Uncommon, LLC v. Spigen, Inc.
MEMORANDUM Opinion and Order Signed by the Honorable John Robert Blakey on 7/26/2016. Mailed notice(gel, )
UNITED STATES DISTRICT COURT
FOR THE NORTHERN DISTRICT OF ILLINOIS
Case No. 15 C 10897
Judge John Robert Blakey
MEMORANDUM OPINION AND ORDER
Plaintiff, Uncommon, LLC, has sued Defendant, Spigen, Inc., alleging
trademark infringement in violation of the Lanham Act and unfair competition in
violation of both the Lanham Act and Illinois common law. 1
Uncommon’s complaint and, along with its answer, asserted ten affirmative
defenses and a six-count counterclaim. Currently before the court is Uncommon’s
motion to dismiss Counts II and V of Spigen’s counterclaim and to strike all ten
affirmative defenses. The Court grants the motion to dismiss Counts II and V, and
grants in part, and denies in part, the motion to strike the affirmative defenses.
In its complaint, Uncommon alleged that it owns a federal registration with
the U.S. Patent and Trademark Office (“USPTO”) for its CAPSULE trademark
(Reg. No. 4,338,254). Complaint , ¶ 2. The mark, which specifies its use for cases
These claims are asserted, respectively, in Count I (infringement) and Counts II and III (unfair
competition). Plaintiff’s initial complaint also included claims seeking cancellation of Defendant’s
application for the “Air Capsule” mark (Count IV) and the “Capsule Solid” mark (Count V). See ,
¶¶ 56-65. Plaintiff voluntarily dismissed the cancellation claims on January 29, 2016. See .
specifically adapted for protection and storage of consumer electronics, namely,
cellular phones and mobile media players, in Class 9 (U.S. CLS 21, 23, 26, 36 and
38), was registered on May 21, 2013, and claimed a “first use” date of December 16,
2009. See , ¶ 17 and Exhibit A. Uncommon alleges that Spigen, which is a direct
competitor of Uncommon, has intentionally copied the CAPSULE mark. Id., ¶¶24,
30-31. Uncommon alleges that Spigen filed an intent-to-use trademark application
on November 25, 2014, for “AIR CAPSULE” in Class 9; and it also filed a trademark
application on October 5, 2015 for “CAPSULE SOLID” in Class 9 on October 5,
2015. Id., ¶¶34-35. These applications remain pending. Id.
On February 12, 2016, Spigen answered the complaint, claiming that it
lacked sufficient information or knowledge to admit or deny the allegations
concerning Uncommon’s registration of the CAPSULE mark. See Answer , ¶¶ 2,
Spigen admitted that it promotes and sells protective cases for electronic
devices, including those containing the term “Capsule.” Id., ¶¶ 23-26. In its first
responsive pleading, Spigen asserted fifteen affirmative defenses (in a single
sentence each): (1) failure to state a claim; (2) continuous prior use; (3) continuous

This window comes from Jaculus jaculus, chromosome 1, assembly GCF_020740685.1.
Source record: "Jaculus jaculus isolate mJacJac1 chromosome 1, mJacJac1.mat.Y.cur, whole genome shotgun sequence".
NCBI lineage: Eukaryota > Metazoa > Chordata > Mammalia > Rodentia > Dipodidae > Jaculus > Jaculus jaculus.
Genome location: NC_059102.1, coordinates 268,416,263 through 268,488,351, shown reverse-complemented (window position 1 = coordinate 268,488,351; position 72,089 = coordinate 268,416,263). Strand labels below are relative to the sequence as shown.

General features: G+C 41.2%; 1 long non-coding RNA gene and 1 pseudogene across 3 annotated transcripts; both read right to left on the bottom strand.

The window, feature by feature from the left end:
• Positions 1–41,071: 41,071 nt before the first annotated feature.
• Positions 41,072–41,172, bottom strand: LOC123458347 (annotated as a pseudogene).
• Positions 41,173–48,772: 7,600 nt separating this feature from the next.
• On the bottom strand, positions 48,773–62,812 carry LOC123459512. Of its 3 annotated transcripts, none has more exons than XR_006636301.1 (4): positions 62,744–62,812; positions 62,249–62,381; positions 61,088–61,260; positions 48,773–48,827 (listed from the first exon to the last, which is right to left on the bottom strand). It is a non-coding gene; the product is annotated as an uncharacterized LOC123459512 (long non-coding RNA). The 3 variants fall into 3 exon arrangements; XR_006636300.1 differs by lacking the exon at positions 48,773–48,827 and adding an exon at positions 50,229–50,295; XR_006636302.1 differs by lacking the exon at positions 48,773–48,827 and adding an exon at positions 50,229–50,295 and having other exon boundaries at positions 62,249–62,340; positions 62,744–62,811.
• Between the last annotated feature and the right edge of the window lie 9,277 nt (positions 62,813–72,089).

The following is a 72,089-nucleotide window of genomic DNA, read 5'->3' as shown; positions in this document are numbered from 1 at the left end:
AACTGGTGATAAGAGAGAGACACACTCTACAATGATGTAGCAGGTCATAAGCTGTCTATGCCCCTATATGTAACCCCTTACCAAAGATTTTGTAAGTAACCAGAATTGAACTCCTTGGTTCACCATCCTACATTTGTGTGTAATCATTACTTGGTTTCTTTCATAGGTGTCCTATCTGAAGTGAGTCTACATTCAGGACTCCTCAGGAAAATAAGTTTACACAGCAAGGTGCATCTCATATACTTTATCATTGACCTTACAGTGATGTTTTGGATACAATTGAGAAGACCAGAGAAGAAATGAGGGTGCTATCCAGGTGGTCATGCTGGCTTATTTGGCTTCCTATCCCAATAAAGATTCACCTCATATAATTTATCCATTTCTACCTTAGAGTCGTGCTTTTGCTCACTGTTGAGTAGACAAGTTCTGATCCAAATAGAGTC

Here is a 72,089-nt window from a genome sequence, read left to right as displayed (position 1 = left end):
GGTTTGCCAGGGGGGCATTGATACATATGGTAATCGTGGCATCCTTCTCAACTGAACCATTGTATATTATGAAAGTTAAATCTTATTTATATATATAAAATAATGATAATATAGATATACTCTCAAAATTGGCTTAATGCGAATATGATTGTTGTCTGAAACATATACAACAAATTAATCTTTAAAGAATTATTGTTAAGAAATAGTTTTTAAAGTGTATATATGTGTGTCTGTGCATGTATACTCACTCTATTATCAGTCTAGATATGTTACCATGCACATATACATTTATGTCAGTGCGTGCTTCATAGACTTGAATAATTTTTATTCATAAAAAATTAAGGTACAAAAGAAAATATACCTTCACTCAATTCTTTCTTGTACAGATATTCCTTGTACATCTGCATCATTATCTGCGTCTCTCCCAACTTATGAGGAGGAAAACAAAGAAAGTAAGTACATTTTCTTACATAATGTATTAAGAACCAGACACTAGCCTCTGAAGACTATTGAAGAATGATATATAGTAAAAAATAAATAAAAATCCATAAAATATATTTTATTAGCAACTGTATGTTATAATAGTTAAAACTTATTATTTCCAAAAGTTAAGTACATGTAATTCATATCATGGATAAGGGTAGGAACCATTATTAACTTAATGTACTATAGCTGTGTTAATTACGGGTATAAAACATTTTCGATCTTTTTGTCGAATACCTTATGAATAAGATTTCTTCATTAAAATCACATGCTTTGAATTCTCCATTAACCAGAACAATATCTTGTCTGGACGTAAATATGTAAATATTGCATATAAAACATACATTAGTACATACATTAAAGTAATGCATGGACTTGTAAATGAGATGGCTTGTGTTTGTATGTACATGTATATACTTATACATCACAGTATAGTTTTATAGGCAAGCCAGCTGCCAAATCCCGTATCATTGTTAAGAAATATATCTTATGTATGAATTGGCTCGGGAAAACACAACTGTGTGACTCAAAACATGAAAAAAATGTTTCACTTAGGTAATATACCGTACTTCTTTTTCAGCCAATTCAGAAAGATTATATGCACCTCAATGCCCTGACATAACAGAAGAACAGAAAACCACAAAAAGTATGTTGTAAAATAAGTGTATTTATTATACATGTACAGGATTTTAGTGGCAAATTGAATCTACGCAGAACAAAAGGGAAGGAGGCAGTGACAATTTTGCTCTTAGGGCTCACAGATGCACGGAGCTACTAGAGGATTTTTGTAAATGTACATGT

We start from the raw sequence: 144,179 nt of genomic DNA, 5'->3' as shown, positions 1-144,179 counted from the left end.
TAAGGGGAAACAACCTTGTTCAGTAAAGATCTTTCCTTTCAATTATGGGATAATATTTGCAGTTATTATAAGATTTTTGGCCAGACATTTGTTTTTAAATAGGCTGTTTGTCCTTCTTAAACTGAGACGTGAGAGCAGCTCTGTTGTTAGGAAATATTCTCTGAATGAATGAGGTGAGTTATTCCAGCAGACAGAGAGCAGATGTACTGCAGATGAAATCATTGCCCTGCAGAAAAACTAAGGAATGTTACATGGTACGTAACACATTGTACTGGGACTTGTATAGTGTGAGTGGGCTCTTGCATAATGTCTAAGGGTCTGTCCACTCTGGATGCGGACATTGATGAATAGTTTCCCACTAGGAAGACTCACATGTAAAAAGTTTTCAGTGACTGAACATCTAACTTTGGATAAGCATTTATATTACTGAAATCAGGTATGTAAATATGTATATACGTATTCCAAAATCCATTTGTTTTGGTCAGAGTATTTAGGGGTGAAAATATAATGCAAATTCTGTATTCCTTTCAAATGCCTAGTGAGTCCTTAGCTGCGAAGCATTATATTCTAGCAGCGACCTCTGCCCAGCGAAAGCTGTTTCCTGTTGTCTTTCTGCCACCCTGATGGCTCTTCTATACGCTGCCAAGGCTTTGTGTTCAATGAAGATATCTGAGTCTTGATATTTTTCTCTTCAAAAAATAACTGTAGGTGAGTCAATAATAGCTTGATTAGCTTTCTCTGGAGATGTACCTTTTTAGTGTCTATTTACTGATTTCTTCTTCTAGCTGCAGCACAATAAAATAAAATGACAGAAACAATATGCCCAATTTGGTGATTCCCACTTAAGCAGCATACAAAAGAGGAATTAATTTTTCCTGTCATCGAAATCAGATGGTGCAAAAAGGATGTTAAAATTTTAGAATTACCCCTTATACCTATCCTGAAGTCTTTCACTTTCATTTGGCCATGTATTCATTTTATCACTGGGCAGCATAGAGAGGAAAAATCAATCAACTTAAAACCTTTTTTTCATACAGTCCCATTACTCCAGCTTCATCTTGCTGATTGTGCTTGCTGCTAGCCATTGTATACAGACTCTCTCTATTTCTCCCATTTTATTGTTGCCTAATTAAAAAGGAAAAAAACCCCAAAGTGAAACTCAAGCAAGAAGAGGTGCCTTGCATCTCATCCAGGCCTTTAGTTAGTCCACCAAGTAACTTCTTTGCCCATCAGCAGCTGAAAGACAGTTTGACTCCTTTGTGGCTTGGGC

prior use before registration; (4) waiver, acquiescence, estoppel; (5) laches; (6)
abandonment; (7) failure to mitigate; (8) acts of Plaintiff; (9) no equitable relief; (10)
no willful infringement; (11) third party use; (12) actions of others; (13) lack of
causation; (14) lack of damages; and (15) a catchall defense entitled “all remaining
defenses.” See Affirmative Defenses , ¶¶ 1-15.
For its initial counterclaim, Spigen sought cancellation of the “CAPSULE”
mark based upon fraud in the procurement of the registration (Count I);
cancellation of the “CAPSULE” mark based upon prior registration by Vatra and/or
Senior use of SwitchEasy (Count II); cancellation of the “CAPSULE” mark based
upon the mark being merely descriptive with no secondary meaning (Count III); a
declaratory judgment of noninfringment of the “CAPSULE” mark (Count IV); a
declaratory judgment of lack of protectable or enforceable trademark (Count V); a
declaratory judgment granting concurrent use right to Spigen (Count VI) and
damages under 15 U.S.C. § 1120 (Count VII). See Counterclaim .
Uncommon moved to dismiss Spigen’s counterclaim and strike its affirmative
In response, Spigen filed an amended pleading, knocking its
affirmative defenses down to ten (it deleted those asserting failure to state a claim;
no equitable relief; no willful infringement; lack of causation; and lack of damages),
and adding a claim seeking cancellation of the “CAPSULE” mark based upon
genericness (amended Count III). See First Amended Answer, Affirmative Defenses
and Counterclaim , ¶¶ 42-48.
Spigen also dropped two of its declaratory
judgment claims – former Count IV, which sought a declaratory judgment of
noninfringment of the “CAPSULE” mark, and former Count V, which sought a
declaratory judgment of lack of protectable or enforceable trademark. See .
Uncommon again moved to dismiss. This time, Uncommon sought dismissal
of Counts I, II, V and VI of Spigen’s amended counterclaim; and it again moved to
strike all of Spigen’s affirmative defenses. See . In response, Spigen voluntarily
dismissed Counts I and VI of its amended counterclaim. See . Thus, before the
Court is Uncommon’s motion to dismiss Counts II and V of Spigen’s amended